Another instance is Pandora. In 2013, the non-interactive music streaming service held a hackathon in its hometown of Oakland, California. The goal was to create new tools and apps for users to discover and listen to music, and most importantly, to make their music experience even more enjoyable.8 Currently, Pandora also runs an internal hackathon twice a year and requires full participation for most of its labor force. This is a 72-hour event and winners are rewarded for Best Demo, Most Creative Idea, Best Improvement to Pandora, and Best Project Not Related to Pandora.

Overall, hackathons are a sign of the times. As technology evolves, software developers have to cooperate to provide better business-oriented solutions. Clearly, there is much demand across the business spectrum. The music trade, of course, is perhaps one the most impacted by the digital revolution and not surprisingly music intermediaries wish to stay the course by understanding the game that is played. That game is defined by rules that lie outside of their control and have to do with the independent evolution of online tools for mobile and desktop devices. Better to know what is at stake. And if there are investors that value music for its societal reach, all the better.

By Natalie Cotton & Klementina Milosic

1. Leckart, Steven. “The Hackathon Fast Track, From Campus to Silicon Valley.” The New York Times. The New York Times, 11 Apr. 2015. Web. 4 Oct. 2015. <http://www.nytimes.com/2015/04/12/education/edlife/the-hackathon-fast-track-from-campus-to-silicon-valley.html>.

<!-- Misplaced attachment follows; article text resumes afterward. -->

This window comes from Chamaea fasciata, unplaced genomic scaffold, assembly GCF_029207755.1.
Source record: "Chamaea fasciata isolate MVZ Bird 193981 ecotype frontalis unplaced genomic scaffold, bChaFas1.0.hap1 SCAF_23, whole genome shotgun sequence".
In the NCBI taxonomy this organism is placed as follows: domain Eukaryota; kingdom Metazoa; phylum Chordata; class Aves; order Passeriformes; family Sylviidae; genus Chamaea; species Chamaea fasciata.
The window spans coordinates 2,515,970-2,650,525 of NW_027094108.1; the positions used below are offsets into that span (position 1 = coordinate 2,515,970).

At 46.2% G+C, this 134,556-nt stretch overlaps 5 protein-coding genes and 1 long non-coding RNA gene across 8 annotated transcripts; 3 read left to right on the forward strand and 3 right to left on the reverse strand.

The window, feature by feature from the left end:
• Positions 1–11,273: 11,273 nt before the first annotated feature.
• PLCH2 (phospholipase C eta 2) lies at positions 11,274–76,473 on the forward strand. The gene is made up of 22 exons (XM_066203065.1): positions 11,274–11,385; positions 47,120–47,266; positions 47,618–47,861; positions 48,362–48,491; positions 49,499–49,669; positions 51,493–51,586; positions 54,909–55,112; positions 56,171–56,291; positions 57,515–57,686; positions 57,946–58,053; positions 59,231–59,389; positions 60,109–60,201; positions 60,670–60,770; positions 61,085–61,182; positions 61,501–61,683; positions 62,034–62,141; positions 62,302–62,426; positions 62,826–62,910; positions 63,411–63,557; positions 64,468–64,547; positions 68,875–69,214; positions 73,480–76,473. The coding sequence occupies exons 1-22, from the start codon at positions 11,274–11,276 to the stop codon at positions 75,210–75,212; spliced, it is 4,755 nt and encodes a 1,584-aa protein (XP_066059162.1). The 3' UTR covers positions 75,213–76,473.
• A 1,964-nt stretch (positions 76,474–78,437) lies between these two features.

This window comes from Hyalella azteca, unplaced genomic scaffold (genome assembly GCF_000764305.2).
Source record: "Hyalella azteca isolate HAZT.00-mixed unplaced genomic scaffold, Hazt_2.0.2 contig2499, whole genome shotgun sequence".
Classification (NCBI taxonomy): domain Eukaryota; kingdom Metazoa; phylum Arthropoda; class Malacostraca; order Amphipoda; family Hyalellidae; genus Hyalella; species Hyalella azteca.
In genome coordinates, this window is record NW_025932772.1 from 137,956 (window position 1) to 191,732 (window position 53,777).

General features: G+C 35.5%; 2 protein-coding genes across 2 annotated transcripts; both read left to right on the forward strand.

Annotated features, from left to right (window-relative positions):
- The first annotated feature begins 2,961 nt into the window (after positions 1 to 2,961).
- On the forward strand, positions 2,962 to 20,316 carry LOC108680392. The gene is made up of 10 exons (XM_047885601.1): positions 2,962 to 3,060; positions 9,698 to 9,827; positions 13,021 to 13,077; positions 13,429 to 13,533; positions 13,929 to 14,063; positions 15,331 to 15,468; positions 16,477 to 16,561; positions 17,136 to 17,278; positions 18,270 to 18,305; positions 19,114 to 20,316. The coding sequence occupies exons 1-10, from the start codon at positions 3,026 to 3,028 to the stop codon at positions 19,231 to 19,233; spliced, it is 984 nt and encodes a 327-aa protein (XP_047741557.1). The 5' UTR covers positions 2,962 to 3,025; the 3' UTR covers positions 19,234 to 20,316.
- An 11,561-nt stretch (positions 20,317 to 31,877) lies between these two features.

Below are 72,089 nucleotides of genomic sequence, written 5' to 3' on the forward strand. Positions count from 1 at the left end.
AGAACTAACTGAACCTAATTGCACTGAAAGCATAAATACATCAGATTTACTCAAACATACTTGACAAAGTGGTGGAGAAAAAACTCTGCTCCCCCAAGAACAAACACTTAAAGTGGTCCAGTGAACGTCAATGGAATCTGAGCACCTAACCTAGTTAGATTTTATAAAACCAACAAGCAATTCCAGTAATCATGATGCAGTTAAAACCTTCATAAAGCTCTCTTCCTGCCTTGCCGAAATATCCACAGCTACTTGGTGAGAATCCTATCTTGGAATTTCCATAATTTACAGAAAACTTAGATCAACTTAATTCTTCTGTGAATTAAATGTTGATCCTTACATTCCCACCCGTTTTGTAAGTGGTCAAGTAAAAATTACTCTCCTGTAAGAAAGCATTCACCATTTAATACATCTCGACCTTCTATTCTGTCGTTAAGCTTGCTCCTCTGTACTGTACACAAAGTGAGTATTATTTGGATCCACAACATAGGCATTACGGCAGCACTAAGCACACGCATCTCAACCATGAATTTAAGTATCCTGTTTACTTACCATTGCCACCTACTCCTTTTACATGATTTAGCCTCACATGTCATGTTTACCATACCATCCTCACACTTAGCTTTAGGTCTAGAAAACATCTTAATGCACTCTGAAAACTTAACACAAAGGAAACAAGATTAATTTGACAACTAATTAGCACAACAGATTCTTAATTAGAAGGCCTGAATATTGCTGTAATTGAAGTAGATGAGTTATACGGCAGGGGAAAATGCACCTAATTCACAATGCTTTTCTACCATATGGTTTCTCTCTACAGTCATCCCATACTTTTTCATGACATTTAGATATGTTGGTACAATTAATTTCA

2. “Hackathons to Watch Out for in 2014 – The Shutterstock Blog.” The Shutterstock Blog. 15 Jan. 2014. Web. 6 Oct. 2015. <http://www.shutterstock.com/blog/hackathons-to-watch-out-for-in-2014>.

3. Kiendl, William. “Inside the MIT Media Lab.” Music Business Journal Berklee College of Music RSS. 1 Oct. 2013. Web. 6 Oct. 2015. <https://www.thembj.org/2013/10/inside-the-mit-media-lab/>.

4. “Rethink Music.” Rethink Music. Web. 6 Oct. 2015. <http://www.rethink-music.com>.

5. “Backplane To Hold Music Hackathon At SXSW, With Top Industry Managers As Judges.” TechCrunch. 6 Feb. 2012. Web. 4 Oct. 2015. <http://techcrunch.com/2012/02/06/backplane-to-hold-music-hackathon-at-sxsw-with-top-industry-managers-as-judges/>.

6. “Hackathons to Watch Out for in 2014 – The Shutterstock Blog.” The Shutterstock Blog. 15 Jan. 2014. Web. 6 Oct. 2015. <http://www.shutterstock.com/blog/hackathons-to-watch-out-for-in-2014>.

7. “Music Machinery.” Music Machinery. 7 Feb. 2014. Web. 6 Oct. 2015. <http://musicmachinery.com/tag/midem-music-hack-day/>.

8. Leckart, Steven. “The Hackathon Fast Track, From Campus to Silicon Valley.” The New York Times. The New York Times, 11 Apr. 2015. Web. 4 Oct. 2015. <http://www.nytimes.com/2015/04/12/education/edlife/the-hackathon-fast-track-from-campus-to-silicon-valley.html>.